The Great Gatsby Questions and Answers
by F. Scott Fitzgerald

The Great Gatsby book cover
Start Your Free Trial

Why did Gatsby buy a house across the bay from Daisy in The Great Gatsby?

Expert Answers info

D. Reynolds eNotes educator | Certified Educator

calendarEducator since 2016

write10,872 answers

starTop subjects are Literature, History, and Social Sciences

Gatsby buys his mansion across the bay from Daisy as part of what Nick calls "the colossal vitality of his illusion." Gatsby wants to reunite with Daisy, and the mansion serves two purposes in achieving that goal. First, it is in sight of Daisy and Tom's property; Daisy's home, and in particular, the green light at the end of her pier, is close to Gatsby, making Daisy feel almost within reach. Second, having a mansion so close to Daisy's home is the perfect setting for throwing the huge parties that he hopes will lure Daisy to someday cross his threshold.

Gatsby has a fortune but he does not have the social class that would allow him to approach the Buchanans, so he feels he has to proceed carefully. The mansion is part of his long-term plan.

check Approved by eNotes Editorial

Colin Cavendish-Jones, Ph.D. eNotes educator | Certified Educator

briefcaseCollege Professor, Lawyer

bookM.A. from Oxford University

bookPh.D. from St. Andrews University

calendarEducator since 2019

write2,273 answers

starTop subjects are Literature, History, and Social Sciences

Gatsby buys the house in West Egg chiefly in order to be near to Daisy. Jordan tells Nick, who had thought this proximity to be mere coincidence, that "Gatsby bought that house so that Daisy would be just across the bay.” It is not entirely clear whether he had some plan to reintroduce himself to Daisy, or whether he simply wanted at first to be near her, but Nick is astonished by the modesty of his request for Nick to invite Daisy to his house (which is next door to Gatsby's) so that Gatsby can come over and meet her as a fellow guest:

He had waited five years and bought a mansion where he dispensed starlight to casual moths—so that he could "come over" some afternoon to a stranger’s garden.

The location of the house in arriviste West Egg rather than patrician East Egg is, of course, appropriate to Gatsby's "new money" status. He would have been out of place living too close to the Buchanans. It also means that he can look at the lights in Daisy's mansion romantically across the water rather than prosaically as a next-door neighbor.

check Approved by eNotes Editorial

price7781 eNotes educator | Certified Educator

calendarEducator since 2015

write668 answers

starTop subjects are Literature, History, and Arts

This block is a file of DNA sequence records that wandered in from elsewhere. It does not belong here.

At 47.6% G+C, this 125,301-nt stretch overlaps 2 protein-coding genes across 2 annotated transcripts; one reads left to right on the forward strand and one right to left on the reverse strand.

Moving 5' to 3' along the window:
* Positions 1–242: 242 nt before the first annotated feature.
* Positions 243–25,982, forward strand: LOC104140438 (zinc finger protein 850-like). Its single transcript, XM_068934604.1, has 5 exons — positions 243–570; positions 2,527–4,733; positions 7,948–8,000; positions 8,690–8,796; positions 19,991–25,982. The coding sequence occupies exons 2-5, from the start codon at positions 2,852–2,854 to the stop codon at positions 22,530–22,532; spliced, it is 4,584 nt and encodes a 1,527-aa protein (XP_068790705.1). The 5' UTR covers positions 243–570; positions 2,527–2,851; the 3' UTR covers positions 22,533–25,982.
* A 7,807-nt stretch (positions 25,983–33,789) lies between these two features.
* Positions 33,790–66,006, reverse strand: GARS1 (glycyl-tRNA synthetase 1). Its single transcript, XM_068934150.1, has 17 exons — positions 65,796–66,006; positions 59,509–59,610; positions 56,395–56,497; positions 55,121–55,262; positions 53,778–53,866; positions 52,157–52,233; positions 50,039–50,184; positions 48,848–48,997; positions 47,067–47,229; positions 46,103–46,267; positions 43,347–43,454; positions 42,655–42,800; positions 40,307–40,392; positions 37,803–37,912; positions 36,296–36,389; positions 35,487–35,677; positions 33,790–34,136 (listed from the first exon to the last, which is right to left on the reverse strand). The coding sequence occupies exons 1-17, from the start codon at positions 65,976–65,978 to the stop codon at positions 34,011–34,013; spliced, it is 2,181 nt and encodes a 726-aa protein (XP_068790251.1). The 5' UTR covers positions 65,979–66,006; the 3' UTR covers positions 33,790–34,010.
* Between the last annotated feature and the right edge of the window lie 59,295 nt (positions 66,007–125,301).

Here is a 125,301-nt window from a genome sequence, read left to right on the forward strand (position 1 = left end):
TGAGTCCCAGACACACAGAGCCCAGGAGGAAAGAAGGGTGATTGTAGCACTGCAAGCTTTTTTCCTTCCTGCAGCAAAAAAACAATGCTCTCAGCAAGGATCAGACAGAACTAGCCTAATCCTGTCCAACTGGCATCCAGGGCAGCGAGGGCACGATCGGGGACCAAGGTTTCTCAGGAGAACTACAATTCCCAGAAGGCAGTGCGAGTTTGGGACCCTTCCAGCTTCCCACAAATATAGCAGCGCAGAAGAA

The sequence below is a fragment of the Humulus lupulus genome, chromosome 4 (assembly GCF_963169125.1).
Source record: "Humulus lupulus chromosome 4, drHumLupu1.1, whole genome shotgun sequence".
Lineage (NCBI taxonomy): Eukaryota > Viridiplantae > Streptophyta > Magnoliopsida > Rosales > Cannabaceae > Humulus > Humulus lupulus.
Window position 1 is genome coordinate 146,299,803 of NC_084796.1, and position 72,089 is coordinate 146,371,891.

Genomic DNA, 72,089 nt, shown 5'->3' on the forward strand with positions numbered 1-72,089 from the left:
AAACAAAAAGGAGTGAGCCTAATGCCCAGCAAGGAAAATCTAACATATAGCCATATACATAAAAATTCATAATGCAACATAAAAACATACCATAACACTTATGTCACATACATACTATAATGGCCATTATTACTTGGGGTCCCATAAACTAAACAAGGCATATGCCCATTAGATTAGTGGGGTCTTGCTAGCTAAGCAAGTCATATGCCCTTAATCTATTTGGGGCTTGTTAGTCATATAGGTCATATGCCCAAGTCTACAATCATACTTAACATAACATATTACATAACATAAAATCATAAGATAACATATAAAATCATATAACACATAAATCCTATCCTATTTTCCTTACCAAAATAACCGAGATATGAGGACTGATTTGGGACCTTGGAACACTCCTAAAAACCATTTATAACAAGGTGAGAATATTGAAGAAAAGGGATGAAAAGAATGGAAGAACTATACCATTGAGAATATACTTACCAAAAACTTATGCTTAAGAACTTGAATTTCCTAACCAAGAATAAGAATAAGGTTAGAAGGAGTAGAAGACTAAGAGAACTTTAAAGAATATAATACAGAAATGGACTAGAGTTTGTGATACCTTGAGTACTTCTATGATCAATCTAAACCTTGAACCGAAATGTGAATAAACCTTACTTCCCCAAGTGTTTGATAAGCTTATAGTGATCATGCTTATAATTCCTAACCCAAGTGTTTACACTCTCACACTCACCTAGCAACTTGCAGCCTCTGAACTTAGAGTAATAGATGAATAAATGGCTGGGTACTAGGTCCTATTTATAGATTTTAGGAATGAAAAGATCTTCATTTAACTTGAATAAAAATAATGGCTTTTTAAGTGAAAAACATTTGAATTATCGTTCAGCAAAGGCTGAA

East Egg, where Daisy and Tom Buchanan live, is for the super-wealthy who come from “old money.”  West Egg, where Gatsby buys his mansion, is for the recently wealthy, or “new money.”  Gatsby has only recently become wealthy through some questionable dealings with Wolfsheim, and Gatsby must proceed with caution in trying to win Daisy’s love. Daisy is married and seemingly above Gatsby in social stature.  Gatsby begins to woo her by throwing lavish parties and hiding who he is until he finds an ally in Nick who will introduce them.  Gatsby must prove he is worthy of Daisy’s love first because he doesn’t really know what her reaction to him will be. Therefore, he proceeds with some apprehension in approaching her.  Moving next door would have been too bold a move and would have shown Gatsby as too aggressive.  So, for a while, Gatsby tries to find ways to prove his worthiness and contemplates his future life with Daisy as he watches the mesmerizing green light blink on the other side of the lake from his boat dock in West Egg.

check Approved by eNotes Editorial

Lorraine Caplan eNotes educator | Certified Educator

calendarEducator since 2008

write2,422 answers

starTop subjects are Literature, Social Sciences, and Law and Politics

Gatsby has purchased this house because of its proximity to Daisy. He has loved her, or at least the idea of her, since they met. I think that since he has loved her from afar for so long, he needs to be close to her, but not too close. He is comfortable gazing at her from a distance before they meet again, and even after they meet, there is something romantic, idealistic, and dreamy about his love that makes him want to view her from that distance.  Then he can fantasize without being confronted with the reality of her (or her dreadful husband.) 

Of course, as a practical matter, he wants to meet her again, and what better way than to buy a fancy house in her "neighborhood", have large parties, and hope she turns up?  Once he meets Nick, he finds a better way of accomplishing his mission. 

check Approved by eNotes Editorial